This form of birth control is prescribed and monitored by a healthcare professional, and dispensed in the form of monthly pill packs. The packs contain three weeks of active pills with hormones and one week of inactive, placebo pills. The pill contains a combination of synthetic estrogen and progestins that prevent ovulation. Some women take the pill not only for birth control but for its ability to make periods more predictable and shorter, and because the pill can also help curb mild or moderate acne. Women who smoke are not recommended to use birth control pills. When used perfectly and taken at the same time every day without missing any pills, the pill is 99.7% effective. However, with typical use, the pill is 92% effective.
“The patch” is a form of birth control that is applied on a weekly basis on the first day of a woman’s menstrual cycle and then changed every 7 days until the fourth week when a woman has her period and does not wear the patch. The patch works by administering a steady dose of hormones into the bloodstream, and some women may find it more convenient than the pill, which has to be taken daily and at the same time for a steady stream of hormones. The patch is 99.7% effective with perfect use, and 91% effective with typical use.
This form of contraception involves monthly appointments to a gynecologist to administer an injection of hormones to inhibit ovulation. One of the key benefits is that it is an especially good choice for women who have poor compliance at taking their daily pills. A disadvantage is that it requires time-consuming monthly visits to the doctor to get a new injection, and the slight pain that goes with the injection. However, injectable contraception is extremely effective, with a 99.8% effectiveness rate.
This is a small device shaped like a ring that is inserted into the vagina to provide a controlled release of hormones that stop ovulation. The ring is kept in the vagina for three weeks, then removed during the week of the woman’s period. A new ring is used for the following month. A benefit of the vaginal ring is that it only requires monthly action to prevent pregnancy. One of the disadvantages is the potential for the ring to fall out while removing a tampon, during intercourse or straining during a bowel movement. The vaginal ring is 99.7% effective with perfect use, and 91% effective with typical use.
Emergency Contraception (EC) Pills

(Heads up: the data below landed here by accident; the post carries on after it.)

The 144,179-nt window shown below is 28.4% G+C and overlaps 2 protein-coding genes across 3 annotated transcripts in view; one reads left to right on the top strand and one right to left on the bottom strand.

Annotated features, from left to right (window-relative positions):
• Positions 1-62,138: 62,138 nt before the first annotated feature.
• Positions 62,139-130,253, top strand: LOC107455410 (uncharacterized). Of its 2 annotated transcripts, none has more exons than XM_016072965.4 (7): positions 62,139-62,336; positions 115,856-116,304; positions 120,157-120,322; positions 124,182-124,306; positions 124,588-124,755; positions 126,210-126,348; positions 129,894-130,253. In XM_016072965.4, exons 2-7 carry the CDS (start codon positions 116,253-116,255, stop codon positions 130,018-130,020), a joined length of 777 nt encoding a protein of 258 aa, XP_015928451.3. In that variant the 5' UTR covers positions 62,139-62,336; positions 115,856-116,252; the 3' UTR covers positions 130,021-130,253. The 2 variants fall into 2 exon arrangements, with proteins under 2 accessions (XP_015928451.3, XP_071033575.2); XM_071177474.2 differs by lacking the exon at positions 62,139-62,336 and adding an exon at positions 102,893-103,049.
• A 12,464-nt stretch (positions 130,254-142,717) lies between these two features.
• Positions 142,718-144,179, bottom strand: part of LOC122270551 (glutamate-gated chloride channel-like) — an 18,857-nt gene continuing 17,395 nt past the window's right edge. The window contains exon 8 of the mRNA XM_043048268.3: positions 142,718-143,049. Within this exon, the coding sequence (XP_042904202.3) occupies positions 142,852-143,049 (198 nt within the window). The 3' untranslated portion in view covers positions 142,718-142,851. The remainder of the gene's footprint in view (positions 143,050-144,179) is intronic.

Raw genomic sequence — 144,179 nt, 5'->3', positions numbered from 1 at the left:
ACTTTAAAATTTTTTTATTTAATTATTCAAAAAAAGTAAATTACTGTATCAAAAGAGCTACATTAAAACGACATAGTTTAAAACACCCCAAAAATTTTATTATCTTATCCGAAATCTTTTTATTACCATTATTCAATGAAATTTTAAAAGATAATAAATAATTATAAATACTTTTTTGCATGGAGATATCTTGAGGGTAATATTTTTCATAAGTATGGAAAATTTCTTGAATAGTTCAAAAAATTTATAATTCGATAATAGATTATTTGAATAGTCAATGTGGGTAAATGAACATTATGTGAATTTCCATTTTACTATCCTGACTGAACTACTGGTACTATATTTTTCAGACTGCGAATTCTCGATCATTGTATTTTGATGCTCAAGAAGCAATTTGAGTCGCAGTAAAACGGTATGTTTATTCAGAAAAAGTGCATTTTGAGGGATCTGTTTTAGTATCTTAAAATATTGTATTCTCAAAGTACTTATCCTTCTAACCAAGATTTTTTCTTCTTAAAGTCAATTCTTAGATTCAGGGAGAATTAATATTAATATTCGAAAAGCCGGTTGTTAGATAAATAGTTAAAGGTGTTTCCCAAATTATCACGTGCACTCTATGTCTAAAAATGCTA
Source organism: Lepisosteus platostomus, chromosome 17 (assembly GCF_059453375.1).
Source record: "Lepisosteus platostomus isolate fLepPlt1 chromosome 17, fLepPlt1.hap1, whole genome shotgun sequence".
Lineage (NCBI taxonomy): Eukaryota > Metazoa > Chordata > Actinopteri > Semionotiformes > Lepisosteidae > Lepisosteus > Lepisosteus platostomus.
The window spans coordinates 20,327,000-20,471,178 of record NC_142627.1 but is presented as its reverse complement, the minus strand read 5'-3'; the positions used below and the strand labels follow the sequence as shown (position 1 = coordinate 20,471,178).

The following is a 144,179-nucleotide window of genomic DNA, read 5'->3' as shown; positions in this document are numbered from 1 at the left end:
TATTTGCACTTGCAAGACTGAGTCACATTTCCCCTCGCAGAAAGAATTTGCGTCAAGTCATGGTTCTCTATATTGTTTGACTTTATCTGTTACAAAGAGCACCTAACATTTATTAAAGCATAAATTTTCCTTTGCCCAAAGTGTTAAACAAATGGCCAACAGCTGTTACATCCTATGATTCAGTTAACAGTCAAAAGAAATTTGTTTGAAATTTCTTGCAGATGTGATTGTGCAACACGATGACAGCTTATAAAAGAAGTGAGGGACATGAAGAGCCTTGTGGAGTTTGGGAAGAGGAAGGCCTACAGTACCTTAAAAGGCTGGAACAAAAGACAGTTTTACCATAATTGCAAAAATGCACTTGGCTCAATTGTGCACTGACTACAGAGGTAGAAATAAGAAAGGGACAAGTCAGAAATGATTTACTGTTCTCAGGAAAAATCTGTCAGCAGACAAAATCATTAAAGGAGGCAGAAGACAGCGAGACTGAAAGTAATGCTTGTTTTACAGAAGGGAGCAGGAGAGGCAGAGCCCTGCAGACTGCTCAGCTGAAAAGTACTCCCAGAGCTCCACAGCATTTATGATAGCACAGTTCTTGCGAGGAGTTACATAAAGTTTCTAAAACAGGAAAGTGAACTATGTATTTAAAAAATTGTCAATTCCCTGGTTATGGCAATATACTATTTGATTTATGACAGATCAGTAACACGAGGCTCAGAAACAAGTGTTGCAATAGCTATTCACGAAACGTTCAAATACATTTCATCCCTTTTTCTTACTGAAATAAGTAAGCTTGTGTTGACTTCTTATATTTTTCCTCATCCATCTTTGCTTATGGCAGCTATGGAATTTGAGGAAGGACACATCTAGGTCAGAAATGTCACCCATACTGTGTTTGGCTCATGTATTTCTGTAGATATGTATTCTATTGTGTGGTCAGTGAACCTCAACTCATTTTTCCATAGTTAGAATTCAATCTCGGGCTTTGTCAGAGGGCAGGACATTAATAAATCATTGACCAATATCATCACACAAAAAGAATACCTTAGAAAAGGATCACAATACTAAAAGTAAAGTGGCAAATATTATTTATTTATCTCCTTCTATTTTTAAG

EC pills, or “morning after pills,” are taken after unprotected sex or contraceptive failure that may prevent pregnancy if taken soon after semen exposure. The pill may be purchased over-the-counter for any woman 15 years of age or older, with proof of age. This method is advantageous for women whose birth control failed, was not taken, or if they had nonconsensual vaginal sex, and it can be taken within 5 days of unprotected sex. The pill is not abortion, because it pregnancy does not occur right after sex – it may take up to 6 days for the sperm and egg to meet after having sex.
Intrauterine devices (IUD) are small T-shaped devices that are inserted in the uterus and left inside for as long as 12 years at a time, or whenever the woman wants to stop contraception. The IUD is inserted into the vagina and then implanted in the uterus, by a gynecologist who knows how to properly place it. Research cites that IUDs are the most effective form of birth control, and one key benefit is the lack of maintenance required by the woman who has the IUD. Periods are often much lighter and may even stop with IUD birth control.
In the U.S., an IUD called ParaGard® is the only copper IUD currently approved by the FDA. It is effective for up to 12 years, and can be removed if the woman would like to stop contraception. The copper IUD works by causing an inflammatory reaction to prevent sperm from fertilizing an egg. ParaGard can also be utilized as a form of emergency contraception and is highly effective, but much more expensive than the morning after pill.
The hormonal form of IUD, called Mirena®, releases progestin into the uterus, and prevents sperm from reaching or fertilizing the egg. It may also inhibit ovulation. The hormonal IUD may be used for up to 5 years. Hormonal IUDs reduce heavy periods drastically, with an 80% reduction in bleeding after 3 months, and 90% reduction after 6 months. For some women, menstrual bleeding stops altogether. This may be seen as an advantage for women who hate getting their period, or a disadvantage for women who appreciate the peace of mind their period gives them, so they know they’re not pregnant.
Surgical procedures can permanently sterilize a woman so she can no longer become pregnant. These procedures are irreversible, so a woman should be 100% sure she no longer wants children. Sterilization is safe, effective, and makes birth control simple for the rest of a woman’s childbearing years. Hormones do not change from sterilization, and it does not cause menopause or make menopause occur earlier in life.
This surgical procedures permanently ties off the fallopian tubes, which effectively blocks the path between the ovaries and uterus, so sperm cannot reach the egg to fertilize it, and the egg cannot reach the uterus.
This procedure is less well-known, but just as effective. It works by blocking the fallopian tubes, as a tube is inserted through the vagina. Next, a soft, flexible implant is inserted into each fallopian tube. Scar tissue gradually forms around the implants, so sperm cannot reach the eggs.
Although not intended as a means of birth control, hysterectomy (removal of the uterus) ends a woman’s childbearing years. The surgery may also involve removal of the ovaries and fallopian tubes. Hysterectomy is usually recommended by a gynecologist for medical reasons, such as gynecological cancers.
If you have any questions or concerns about birth control and management, West Medical is happy to help. Out team of gynecologists is happy to provide you with the best options available to you today. To learn more about birth control management and to discover which method is best for your needs, please call our offices at (855) 690-0565.